The Halloween drizzle makes the lights of the shops flare a little brighter and the dark shadows of Oxford’s Gothic urban fabric take on a ghoulish presence. We’re here essentially due to poor planning - our intended destination, Cheltenham, being too far to travel for the lateness of the rising hour even accounting for the end of daylight saving. It matters not - occasionally a demon to get to - today we are in luck and we sweep into the centre without the spectre of jammed up streets.
Market town dwellers like us are easily impressed and the clicking of foreign tongues means we are not alone in our admiration of this learning environment. Oxford has history woven into the landscape and there is a whole infrastructure here to entertain the visitor for the day. Whether it’s eclectic commerce you are after - not too many places can boast a printed music emporium - or the façade of centuries of architectural endeavour, this compact city has an array of haunts to keep you coming back for more.
Young minds must be fed on a varied diet of art, literature and music and the smorgasbord of choice is spirited in through the medium of street advertising. There is a lot happening and posters keep you updated with local events in a way that Iphones haven’t quite learned yet. We meander - deliberate wrong turnings keep us in unfamiliar and unexpected territory. Outside the Pitt-Rivers Museum massive phantom prone trees, roots uselessly clutching smoggy air, occupy concrete plinths. This is “Ghost Forest” - Angela Palmer’s metaphor for deforestation and climate change and there is no more apt day to see it, despite the mud underfoot.
The Bodleian Library’s season stretching Summer exhibition is ending and we swiftly waft around the collection of scientific instruments, examinations of Stonehenge archaeology and diagrams of napkin-folding that sprang forth from the incredibly expansive mind of John Aubrey - a seventeenth century Fellow of the Royal Society of London whose “wit was always working” apparently.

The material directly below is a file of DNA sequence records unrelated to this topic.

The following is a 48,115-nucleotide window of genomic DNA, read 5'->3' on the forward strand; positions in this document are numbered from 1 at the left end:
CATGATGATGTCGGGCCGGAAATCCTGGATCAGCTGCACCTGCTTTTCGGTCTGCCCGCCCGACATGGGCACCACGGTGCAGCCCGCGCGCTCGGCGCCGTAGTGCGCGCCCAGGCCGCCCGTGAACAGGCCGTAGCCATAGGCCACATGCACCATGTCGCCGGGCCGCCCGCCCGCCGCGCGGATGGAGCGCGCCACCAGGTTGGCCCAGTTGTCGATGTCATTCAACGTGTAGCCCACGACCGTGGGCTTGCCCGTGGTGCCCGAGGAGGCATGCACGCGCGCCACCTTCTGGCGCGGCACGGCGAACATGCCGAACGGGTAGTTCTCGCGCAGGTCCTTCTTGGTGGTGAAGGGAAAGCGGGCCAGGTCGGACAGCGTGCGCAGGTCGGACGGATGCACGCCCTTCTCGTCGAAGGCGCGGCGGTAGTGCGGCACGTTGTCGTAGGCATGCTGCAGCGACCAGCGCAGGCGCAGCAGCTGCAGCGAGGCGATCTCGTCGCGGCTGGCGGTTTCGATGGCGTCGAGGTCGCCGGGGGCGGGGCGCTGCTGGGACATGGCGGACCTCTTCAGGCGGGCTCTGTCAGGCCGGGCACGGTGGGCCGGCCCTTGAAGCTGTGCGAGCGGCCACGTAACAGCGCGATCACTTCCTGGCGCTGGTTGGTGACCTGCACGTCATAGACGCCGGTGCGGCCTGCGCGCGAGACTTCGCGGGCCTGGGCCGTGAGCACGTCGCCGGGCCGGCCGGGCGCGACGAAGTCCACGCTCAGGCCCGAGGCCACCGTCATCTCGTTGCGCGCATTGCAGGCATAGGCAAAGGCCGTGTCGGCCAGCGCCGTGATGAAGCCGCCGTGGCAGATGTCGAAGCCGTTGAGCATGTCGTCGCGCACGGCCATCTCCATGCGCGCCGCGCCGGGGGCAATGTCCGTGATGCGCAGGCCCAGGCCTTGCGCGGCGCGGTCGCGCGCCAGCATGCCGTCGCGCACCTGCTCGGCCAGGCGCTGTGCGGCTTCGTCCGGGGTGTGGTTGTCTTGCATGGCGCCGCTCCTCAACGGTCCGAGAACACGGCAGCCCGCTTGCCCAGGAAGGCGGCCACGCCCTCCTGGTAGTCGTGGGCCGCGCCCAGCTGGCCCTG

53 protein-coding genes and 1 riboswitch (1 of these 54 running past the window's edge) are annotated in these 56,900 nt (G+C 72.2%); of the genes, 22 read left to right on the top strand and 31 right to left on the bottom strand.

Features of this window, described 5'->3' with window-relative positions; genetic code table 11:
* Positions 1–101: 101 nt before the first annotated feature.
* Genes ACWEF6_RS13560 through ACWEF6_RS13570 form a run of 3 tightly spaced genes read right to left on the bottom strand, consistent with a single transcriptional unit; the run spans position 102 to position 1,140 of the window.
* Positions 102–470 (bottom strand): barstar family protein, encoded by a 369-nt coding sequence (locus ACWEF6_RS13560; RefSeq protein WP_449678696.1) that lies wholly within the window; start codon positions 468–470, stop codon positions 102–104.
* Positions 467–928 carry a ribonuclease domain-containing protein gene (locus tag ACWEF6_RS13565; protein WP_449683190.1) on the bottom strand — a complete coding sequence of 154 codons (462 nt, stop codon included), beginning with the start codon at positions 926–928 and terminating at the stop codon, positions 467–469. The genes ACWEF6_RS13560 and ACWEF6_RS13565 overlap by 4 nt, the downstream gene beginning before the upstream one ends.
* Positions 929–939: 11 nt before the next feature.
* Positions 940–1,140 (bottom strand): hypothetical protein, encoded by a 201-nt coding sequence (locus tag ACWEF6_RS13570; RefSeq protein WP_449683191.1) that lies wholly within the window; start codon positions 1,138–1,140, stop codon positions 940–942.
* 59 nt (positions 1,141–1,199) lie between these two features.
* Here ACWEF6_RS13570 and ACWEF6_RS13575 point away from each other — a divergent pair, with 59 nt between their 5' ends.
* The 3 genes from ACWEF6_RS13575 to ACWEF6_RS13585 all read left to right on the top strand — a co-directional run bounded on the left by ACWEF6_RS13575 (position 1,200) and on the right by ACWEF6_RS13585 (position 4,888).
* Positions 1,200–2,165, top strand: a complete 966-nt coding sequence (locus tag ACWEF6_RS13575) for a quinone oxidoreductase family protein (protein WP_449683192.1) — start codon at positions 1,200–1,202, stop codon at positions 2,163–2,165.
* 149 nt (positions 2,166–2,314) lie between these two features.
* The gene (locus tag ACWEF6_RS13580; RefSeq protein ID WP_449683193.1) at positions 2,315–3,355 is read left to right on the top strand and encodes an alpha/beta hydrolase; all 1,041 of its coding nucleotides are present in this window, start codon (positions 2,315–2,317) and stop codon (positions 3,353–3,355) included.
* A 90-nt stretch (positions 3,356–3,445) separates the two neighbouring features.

Morning turns to afternoon and thoughts turn to lunch: Oxford takes its cafe society very seriously and a snack is all we need so we bag a table at Patisserie Valerie: a chain yes, but this outlet inhabits an ancient building, which lends it a more authentic air. The two “Croques”: Madame for Monsieur and Italienne for Madame are topped with beautifully browned bechamel and a well dressed side salad cuts through the cloying cheesiness. The teens’ Eggs Benedict sport a rather suspect “glow in the dark” hollandaise, but with runny yolks and smoked salmon: who’s complaining?
We cannot escape without passing the counter where the apparition of tantalising pastries hover screaming at us to take them. We are unable to resist and our boxed pudding flies out of the door with us.
The ethereal being of Oxford is made flesh in very real scenery of the Northern Thames Valley - the rattling of chains diminishes as we make our exit.